Description[ edit ] Grilled giant river prawns in Thai cuisine ; each whole prawn weighing around g M. Smaller individuals may be greenish in colour and display faint vertical stripes. The rostrum is very prominent and contains 11 to 14 dorsal teeth and 8 to 11 ventral teeth. The first pair of walking legs pereiopods are elongated and very thin, ending in delicate claws chelipeds which are used as feeding appendages.

Author:Kazrat Sadal
Language:English (Spanish)
Published (Last):17 October 2005
PDF File Size:13.81 Mb
ePub File Size:19.28 Mb
Price:Free* [*Free Regsitration Required]

Body usually greenish to brownish grey, sometimes more bluish, darker in larger specimens. Antennae often blue; chelipeds blue or orange. Rostrum long, normally reaching beyond antennal scale, slender and somewhat sigmoid; distal part curved somewhat upward; dorsal and ventral teeth.

Cephalon contains eyes, antennulae, antennae, mandibles, maxillulae, and maxillae. Eyes stalked, except in first larval stage. Thorax contains three pairs of maxillipeds, used as mouthparts, and five pairs of pereiopods true legs. First two pairs of pereiopods chelate; each pair of chelipeds equal in size. Second chelipeds bear numerous spinules; robust; slender; may be excessively long; mobile finger covered with dense, though rather short pubescence.

Abdomen has 6 somites, each with pair of ventral pleopods swimmerets. Swimmerets of sixth abdominal somite stiff and hard and, with the median telson, serve as the tailfan. Eleven distinct larval stages. This discovery led to larval rearing on an experimental basis. By the Hawaiian team led by Takuji Fujimura had developed mass rearing techniques for commercial-scale hatchery production of prawn postlarvae PL.

This development spawned the first commercial farms in Hawaii and elsewhere. Both Thailand and Taiwan Province of China became pioneers in modern giant river prawn culture. The introduction of broodstock, initially from Hawaii and Thailand, into non-indigenous areas around the world began in the s. The first major FAO project designed to expand the culture of this species began in in Thailand.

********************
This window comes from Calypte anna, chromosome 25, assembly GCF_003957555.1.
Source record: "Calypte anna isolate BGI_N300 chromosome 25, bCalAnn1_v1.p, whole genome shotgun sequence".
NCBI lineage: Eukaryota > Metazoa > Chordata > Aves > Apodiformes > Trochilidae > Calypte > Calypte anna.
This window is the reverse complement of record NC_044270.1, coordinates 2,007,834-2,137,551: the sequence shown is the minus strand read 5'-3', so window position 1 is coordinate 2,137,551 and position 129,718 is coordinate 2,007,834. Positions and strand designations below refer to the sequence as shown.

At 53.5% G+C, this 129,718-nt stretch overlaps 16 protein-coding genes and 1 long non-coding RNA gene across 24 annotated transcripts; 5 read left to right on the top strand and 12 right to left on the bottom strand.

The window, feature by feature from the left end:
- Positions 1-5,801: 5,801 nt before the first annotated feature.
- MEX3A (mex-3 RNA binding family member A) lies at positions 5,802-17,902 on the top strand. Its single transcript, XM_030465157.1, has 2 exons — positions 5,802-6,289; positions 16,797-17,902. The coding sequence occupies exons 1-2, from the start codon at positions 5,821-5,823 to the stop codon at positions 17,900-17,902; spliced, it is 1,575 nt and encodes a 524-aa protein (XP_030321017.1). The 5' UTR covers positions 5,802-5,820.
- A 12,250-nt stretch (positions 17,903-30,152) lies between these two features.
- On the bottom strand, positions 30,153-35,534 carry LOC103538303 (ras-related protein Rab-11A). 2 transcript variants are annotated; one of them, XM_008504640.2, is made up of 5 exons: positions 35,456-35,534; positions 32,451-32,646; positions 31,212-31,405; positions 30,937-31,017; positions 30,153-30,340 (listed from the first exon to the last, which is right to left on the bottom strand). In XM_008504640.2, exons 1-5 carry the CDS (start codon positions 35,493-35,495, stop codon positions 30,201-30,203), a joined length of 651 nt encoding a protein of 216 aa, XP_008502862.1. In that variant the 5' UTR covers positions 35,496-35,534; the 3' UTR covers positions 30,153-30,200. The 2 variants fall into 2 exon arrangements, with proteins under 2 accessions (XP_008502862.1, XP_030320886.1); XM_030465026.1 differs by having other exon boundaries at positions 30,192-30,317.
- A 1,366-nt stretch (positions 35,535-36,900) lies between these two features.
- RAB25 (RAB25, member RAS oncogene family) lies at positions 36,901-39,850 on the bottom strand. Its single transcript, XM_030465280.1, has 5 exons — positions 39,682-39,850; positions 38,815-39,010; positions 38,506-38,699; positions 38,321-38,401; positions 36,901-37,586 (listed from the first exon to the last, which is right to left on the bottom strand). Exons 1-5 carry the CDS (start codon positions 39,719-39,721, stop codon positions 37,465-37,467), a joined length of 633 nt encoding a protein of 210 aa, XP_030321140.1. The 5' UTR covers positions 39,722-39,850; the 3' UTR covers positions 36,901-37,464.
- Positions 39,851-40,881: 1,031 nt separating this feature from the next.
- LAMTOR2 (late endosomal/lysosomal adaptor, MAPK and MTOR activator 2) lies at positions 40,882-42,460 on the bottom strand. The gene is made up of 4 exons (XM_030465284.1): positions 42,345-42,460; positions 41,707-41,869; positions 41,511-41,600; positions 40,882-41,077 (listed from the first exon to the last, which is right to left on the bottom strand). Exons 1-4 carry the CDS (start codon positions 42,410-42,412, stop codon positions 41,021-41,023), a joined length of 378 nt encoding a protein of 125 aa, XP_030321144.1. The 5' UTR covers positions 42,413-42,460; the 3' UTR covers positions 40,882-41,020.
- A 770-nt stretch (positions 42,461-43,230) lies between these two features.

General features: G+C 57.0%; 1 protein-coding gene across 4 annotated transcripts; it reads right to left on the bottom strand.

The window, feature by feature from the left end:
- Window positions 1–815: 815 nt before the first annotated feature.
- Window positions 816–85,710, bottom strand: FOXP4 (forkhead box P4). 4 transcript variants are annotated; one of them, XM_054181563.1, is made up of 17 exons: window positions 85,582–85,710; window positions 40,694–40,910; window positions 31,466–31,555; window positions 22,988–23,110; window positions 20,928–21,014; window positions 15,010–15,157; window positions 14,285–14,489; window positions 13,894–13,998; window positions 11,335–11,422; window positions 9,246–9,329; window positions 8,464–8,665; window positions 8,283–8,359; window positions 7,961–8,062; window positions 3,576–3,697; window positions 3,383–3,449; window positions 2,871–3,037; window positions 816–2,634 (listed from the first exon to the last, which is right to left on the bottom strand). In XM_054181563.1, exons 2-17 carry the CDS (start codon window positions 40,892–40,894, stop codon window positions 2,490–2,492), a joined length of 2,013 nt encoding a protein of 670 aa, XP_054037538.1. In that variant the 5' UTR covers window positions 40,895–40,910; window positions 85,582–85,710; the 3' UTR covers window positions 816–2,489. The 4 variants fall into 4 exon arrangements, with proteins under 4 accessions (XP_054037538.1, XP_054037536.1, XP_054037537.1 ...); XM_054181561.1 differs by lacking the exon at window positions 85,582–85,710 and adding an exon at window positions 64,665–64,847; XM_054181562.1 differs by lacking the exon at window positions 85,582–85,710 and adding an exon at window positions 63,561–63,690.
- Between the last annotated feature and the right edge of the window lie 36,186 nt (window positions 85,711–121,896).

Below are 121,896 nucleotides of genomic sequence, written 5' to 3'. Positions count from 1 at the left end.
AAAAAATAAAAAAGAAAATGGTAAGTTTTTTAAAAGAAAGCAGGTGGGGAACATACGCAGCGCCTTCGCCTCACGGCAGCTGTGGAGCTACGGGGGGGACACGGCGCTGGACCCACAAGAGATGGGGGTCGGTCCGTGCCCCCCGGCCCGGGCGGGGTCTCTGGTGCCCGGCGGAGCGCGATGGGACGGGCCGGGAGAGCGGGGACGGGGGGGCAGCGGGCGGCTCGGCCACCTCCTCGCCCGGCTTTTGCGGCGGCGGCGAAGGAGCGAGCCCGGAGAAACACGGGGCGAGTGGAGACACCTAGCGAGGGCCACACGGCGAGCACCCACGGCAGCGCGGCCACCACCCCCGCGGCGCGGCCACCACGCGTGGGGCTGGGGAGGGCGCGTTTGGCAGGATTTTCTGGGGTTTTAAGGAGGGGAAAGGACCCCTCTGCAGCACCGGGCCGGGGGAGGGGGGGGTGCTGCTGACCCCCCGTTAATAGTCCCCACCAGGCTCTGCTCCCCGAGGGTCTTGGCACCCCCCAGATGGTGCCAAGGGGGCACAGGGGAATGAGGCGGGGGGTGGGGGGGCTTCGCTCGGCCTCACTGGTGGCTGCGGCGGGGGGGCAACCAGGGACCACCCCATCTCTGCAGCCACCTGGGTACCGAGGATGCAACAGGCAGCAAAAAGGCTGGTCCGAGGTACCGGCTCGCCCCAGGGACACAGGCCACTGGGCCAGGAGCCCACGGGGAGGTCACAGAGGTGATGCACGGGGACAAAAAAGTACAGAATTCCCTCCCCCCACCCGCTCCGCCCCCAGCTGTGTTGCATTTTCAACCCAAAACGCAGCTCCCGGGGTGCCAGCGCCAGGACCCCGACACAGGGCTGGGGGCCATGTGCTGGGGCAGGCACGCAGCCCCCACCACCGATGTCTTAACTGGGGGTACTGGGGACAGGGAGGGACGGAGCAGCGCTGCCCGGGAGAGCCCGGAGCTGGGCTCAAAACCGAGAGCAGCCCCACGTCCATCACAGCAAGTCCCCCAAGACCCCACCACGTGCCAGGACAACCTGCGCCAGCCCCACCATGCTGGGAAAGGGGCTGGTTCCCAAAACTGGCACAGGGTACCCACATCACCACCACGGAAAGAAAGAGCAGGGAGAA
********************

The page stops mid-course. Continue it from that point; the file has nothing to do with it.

Since then, giant river prawn culture has developed in every continent, particularly in Asia and the Americas. Furthermore, there is considerable production of other freshwater prawn species, notably M. Habitat and biology This species lives in tropical freshwater environments influenced by adjacent brackishwater areas. It is often found in extremely turbid conditions. Gravid females migrate downstream into estuaries, where eggs hatch as free-swimming larvae in brackishwater.

Before metamorphosis into postlarvae PL , the planktonic larvae pass through several zoeal stages. After metamorphosis, PL assume a more benthic life style and begin to migrate upstream towards freshwater. Larvae swim actively tail first, ventral side uppermost. From PL onwards prawns swim forwards, dorsal side uppermost. From metamorphosis onwards prawns can also walk, not only on the sub-stratum but also over damp areas including stones by river edges, up vertical surfaces small waterfalls, weirs, etc.

Larvae mostly consume zooplankton mainly minute crustaceans , very small worms, and larval stages of other crustaceans. Postlarvae and adults are omnivorous, eating algae, aquatic plants, molluscs, aquatic insects, worms, and other crustaceans.

Males and females have different growth rates and males exhibit heterogenous individual growth HIG ; these are vitally important factors in grow-out management. Three distinct male morphotypes and a number of intermediary types exist: small male SM , orange claw males OC , and blue claw males BC. BC males have extremely long second pereiopods; those of OC males are golden coloured; SM have small, slim, almost translucent claws.

The type and behaviour of the males affects the growth rates of other prawns. The transition from rapidly growing OC to the slowly growing BC morphotype follows a "leapfrog" growth pattern. The presence of this new BC male then delays the transition of the next OC to the BC morphotype, causing it to attain a larger size following its metamorphosis. Production Production cycle of Macrobrachium rosenbergii Production systems Seed supply When required for hatchery use, female broodstock are usually obtained from grow-out ponds but also sometimes from capture fisheries.

Normally, "berried" egg-carrying females are only used once. Commercial farms in tropical regions do not normally maintain captive broodstock for breeding purposes but adults are over-wintered indoors in temperate regions in order to stock ponds with PL as early as possible in the short grow-out season. The typical male to female ratio in broodstock holding systems is BC males or OC males per 20 females, at a total stocking density of 1 prawn per 40 litres.

Within a few hours of copulation, fertilization occurs externally, as the eggs are transferred to the brood chamber beneath the abdomen. The eggs remain adhered to the female during embryonic development, which lasts about 3 weeks.